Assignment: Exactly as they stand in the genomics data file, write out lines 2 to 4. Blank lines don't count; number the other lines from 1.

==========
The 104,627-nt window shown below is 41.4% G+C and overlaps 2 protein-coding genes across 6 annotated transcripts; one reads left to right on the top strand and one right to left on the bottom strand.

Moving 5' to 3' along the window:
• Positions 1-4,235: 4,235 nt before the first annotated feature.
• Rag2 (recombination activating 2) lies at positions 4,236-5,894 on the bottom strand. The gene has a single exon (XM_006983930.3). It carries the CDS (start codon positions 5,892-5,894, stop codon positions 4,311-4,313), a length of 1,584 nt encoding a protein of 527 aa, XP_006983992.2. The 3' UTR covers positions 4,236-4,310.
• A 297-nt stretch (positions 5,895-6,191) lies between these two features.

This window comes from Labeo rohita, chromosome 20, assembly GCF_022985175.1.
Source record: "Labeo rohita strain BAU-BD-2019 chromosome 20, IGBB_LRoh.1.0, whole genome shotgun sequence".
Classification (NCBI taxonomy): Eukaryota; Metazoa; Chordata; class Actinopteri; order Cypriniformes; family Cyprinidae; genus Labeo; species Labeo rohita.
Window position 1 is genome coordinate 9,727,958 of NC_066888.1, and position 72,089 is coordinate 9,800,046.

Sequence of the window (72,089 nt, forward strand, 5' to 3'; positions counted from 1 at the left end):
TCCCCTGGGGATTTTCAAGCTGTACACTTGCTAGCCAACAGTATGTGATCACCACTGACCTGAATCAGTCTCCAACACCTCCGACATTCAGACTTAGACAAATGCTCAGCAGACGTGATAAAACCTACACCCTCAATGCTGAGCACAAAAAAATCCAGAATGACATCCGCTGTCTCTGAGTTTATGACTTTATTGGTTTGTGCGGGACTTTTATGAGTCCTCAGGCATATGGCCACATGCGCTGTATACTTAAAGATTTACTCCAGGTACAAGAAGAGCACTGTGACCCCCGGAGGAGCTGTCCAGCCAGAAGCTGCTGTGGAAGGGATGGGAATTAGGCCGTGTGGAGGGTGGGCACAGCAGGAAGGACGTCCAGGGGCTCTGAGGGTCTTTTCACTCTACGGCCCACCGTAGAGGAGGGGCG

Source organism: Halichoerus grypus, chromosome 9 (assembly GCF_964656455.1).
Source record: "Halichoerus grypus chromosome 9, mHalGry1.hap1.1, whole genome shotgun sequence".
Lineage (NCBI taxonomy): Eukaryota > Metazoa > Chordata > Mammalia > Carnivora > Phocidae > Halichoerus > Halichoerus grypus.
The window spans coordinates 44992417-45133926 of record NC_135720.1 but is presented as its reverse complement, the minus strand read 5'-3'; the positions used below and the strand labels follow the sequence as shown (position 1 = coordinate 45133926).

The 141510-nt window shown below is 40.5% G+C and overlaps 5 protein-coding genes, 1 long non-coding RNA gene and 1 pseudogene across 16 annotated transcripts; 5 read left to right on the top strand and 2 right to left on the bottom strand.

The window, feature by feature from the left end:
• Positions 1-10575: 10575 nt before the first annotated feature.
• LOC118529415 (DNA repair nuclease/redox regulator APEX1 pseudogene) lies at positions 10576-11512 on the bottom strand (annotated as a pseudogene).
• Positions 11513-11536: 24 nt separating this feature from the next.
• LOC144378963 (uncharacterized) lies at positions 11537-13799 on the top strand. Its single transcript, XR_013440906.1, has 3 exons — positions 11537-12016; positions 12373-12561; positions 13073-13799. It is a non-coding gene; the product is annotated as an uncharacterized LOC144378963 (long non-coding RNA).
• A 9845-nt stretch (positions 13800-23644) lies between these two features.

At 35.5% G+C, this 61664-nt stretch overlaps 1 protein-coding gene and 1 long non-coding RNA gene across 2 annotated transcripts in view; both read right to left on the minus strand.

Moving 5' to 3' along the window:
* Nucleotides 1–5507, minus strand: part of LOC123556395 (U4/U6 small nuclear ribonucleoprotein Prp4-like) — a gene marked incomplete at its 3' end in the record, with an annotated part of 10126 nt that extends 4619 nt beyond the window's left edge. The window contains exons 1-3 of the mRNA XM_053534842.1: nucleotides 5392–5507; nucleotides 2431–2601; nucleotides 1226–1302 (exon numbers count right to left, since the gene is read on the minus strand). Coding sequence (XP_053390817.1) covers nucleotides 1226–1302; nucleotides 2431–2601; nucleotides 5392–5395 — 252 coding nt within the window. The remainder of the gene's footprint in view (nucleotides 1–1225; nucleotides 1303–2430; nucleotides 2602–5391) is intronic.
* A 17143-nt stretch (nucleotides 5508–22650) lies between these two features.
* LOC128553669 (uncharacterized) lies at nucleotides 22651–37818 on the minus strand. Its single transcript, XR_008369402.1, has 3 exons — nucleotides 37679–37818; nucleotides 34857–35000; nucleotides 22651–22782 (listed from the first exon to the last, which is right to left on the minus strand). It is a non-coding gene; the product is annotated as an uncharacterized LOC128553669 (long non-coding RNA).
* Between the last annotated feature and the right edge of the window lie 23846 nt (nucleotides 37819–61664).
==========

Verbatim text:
Moving 5' to 3' along the window:
• Positions 1-4,235: 4,235 nt before the first annotated feature.
• Rag2 (recombination activating 2) lies at positions 4,236-5,894 on the bottom strand. The gene has a single exon (XM_006983930.3). It carries the CDS (start codon positions 5,892-5,894, stop codon positions 4,311-4,313), a length of 1,584 nt encoding a protein of 527 aa, XP_006983992.2. The 3' UTR covers positions 4,236-4,310.